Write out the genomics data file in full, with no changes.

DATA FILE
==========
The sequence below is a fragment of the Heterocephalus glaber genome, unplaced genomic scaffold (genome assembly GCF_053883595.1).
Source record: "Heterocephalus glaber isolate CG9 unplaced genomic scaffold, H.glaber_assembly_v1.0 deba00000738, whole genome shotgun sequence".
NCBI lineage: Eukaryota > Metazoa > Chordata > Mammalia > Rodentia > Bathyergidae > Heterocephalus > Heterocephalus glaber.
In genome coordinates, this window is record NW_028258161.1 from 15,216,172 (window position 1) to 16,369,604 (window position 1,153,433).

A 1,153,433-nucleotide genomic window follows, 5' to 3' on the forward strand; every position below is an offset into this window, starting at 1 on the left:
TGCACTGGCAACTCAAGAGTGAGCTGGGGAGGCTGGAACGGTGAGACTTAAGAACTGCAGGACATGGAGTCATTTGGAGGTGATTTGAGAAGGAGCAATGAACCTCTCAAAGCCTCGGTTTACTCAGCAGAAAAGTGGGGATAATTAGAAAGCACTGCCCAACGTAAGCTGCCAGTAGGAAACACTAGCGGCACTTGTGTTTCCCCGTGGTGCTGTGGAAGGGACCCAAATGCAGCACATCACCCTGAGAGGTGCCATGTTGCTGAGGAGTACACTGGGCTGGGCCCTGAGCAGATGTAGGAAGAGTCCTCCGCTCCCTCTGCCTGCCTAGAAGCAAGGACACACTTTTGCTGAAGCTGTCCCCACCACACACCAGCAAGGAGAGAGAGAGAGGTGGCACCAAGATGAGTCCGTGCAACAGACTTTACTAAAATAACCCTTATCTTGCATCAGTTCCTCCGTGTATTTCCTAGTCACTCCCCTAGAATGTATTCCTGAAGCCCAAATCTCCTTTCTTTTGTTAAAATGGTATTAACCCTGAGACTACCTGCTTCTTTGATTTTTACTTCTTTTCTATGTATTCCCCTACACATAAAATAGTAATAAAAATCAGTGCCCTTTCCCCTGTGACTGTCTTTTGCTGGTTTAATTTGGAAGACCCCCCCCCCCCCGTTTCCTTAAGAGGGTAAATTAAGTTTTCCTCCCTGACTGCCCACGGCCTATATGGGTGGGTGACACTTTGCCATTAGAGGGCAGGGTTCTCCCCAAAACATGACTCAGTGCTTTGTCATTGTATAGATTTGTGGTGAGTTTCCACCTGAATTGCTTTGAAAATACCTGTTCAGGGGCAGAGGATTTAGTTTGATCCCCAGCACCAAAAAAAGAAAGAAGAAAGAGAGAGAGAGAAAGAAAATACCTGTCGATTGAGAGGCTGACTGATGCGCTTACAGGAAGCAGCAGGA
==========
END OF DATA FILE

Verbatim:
The sequence below is a fragment of the Heterocephalus glaber genome, unplaced genomic scaffold (genome assembly GCF_053883595.1).
Source record: "Heterocephalus glaber isolate CG9 unplaced genomic scaffold, H.glaber_assembly_v1.0 deba00000738, whole genome shotgun sequence".
NCBI lineage: Eukaryota > Metazoa > Chordata > Mammalia > Rodentia > Bathyergidae > Heterocephalus > Heterocephalus glaber.
In genome coordinates, this window is record NW_028258161.1 from 15,216,172 (window position 1) to 16,369,604 (window position 1,153,433).

A 1,153,433-nucleotide genomic window follows, 5' to 3' on the forward strand; every position below is an offset into this window, starting at 1 on the left:
TGCACTGGCAACTCAAGAGTGAGCTGGGGAGGCTGGAACGGTGAGACTTAAGAACTGCAGGACATGGAGTCATTTGGAGGTGATTTGAGAAGGAGCAATGAACCTCTCAAAGCCTCGGTTTACTCAGCAGAAAAGTGGGGATAATTAGAAAGCACTGCCCAACGTAAGCTGCCAGTAGGAAACACTAGCGGCACTTGTGTTTCCCCGTGGTGCTGTGGAAGGGACCCAAATGCAGCACATCACCCTGAGAGGTGCCATGTTGCTGAGGAGTACACTGGGCTGGGCCCTGAGCAGATGTAGGAAGAGTCCTCCGCTCCCTCTGCCTGCCTAGAAGCAAGGACACACTTTTGCTGAAGCTGTCCCCACCACACACCAGCAAGGAGAGAGAGAGAGGTGGCACCAAGATGAGTCCGTGCAACAGACTTTACTAAAATAACCCTTATCTTGCATCAGTTCCTCCGTGTATTTCCTAGTCACTCCCCTAGAATGTATTCCTGAAGCCCAAATCTCCTTTCTTTTGTTAAAATGGTATTAACCCTGAGACTACCTGCTTCTTTGATTTTTACTTCTTTTCTATGTATTCCCCTACACATAAAATAGTAATAAAAATCAGTGCCCTTTCCCCTGTGACTGTCTTTTGCTGGTTTAATTTGGAAGACCCCCCCCCCCCCGTTTCCTTAAGAGGGTAAATTAAGTTTTCCTCCCTGACTGCCCACGGCCTATATGGGTGGGTGACACTTTGCCATTAGAGGGCAGGGTTCTCCCCAAAACATGACTCAGTGCTTTGTCATTGTATAGATTTGTGGTGAGTTTCCACCTGAATTGCTTTGAAAATACCTGTTCAGGGGCAGAGGATTTAGTTTGATCCCCAGCACCAAAAAAAGAAAGAAGAAAGAGAGAGAGAGAAAGAAAATACCTGTCGATTGAGAGGCTGACTGATGCGCTTACAGGAAGCAGCAGGA